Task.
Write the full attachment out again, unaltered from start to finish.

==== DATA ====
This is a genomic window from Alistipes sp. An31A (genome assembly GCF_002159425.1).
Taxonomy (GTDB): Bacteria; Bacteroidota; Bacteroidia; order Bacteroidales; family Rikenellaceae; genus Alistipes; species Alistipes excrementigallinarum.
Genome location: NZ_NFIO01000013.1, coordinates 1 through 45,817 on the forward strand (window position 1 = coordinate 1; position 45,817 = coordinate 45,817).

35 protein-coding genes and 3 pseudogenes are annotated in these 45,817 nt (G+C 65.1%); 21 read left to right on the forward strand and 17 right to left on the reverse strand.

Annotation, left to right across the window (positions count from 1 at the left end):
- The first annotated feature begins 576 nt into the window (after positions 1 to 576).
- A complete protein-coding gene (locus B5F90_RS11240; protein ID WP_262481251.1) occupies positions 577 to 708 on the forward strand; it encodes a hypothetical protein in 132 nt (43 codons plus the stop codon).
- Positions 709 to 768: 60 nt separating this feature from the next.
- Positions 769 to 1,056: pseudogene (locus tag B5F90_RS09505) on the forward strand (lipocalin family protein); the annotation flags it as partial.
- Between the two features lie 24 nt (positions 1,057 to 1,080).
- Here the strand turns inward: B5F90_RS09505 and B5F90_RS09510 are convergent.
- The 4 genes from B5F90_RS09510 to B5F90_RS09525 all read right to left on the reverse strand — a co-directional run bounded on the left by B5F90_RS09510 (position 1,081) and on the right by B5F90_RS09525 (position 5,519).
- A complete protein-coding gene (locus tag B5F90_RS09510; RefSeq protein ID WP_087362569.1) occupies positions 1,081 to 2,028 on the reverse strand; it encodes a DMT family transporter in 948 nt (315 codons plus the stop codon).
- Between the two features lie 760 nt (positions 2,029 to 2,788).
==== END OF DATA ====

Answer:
This is a genomic window from Alistipes sp. An31A (genome assembly GCF_002159425.1).
Taxonomy (GTDB): Bacteria; Bacteroidota; Bacteroidia; order Bacteroidales; family Rikenellaceae; genus Alistipes; species Alistipes excrementigallinarum.
Genome location: NZ_NFIO01000013.1, coordinates 1 through 45,817 on the forward strand (window position 1 = coordinate 1; position 45,817 = coordinate 45,817).

35 protein-coding genes and 3 pseudogenes are annotated in these 45,817 nt (G+C 65.1%); 21 read left to right on the forward strand and 17 right to left on the reverse strand.

Annotation, left to right across the window (positions count from 1 at the left end):
- The first annotated feature begins 576 nt into the window (after positions 1 to 576).
- A complete protein-coding gene (locus B5F90_RS11240; protein ID WP_262481251.1) occupies positions 577 to 708 on the forward strand; it encodes a hypothetical protein in 132 nt (43 codons plus the stop codon).
- Positions 709 to 768: 60 nt separating this feature from the next.
- Positions 769 to 1,056: pseudogene (locus tag B5F90_RS09505) on the forward strand (lipocalin family protein); the annotation flags it as partial.
- Between the two features lie 24 nt (positions 1,057 to 1,080).
- Here the strand turns inward: B5F90_RS09505 and B5F90_RS09510 are convergent.
- The 4 genes from B5F90_RS09510 to B5F90_RS09525 all read right to left on the reverse strand — a co-directional run bounded on the left by B5F90_RS09510 (position 1,081) and on the right by B5F90_RS09525 (position 5,519).
- A complete protein-coding gene (locus tag B5F90_RS09510; RefSeq protein ID WP_087362569.1) occupies positions 1,081 to 2,028 on the reverse strand; it encodes a DMT family transporter in 948 nt (315 codons plus the stop codon).
- Between the two features lie 760 nt (positions 2,029 to 2,788).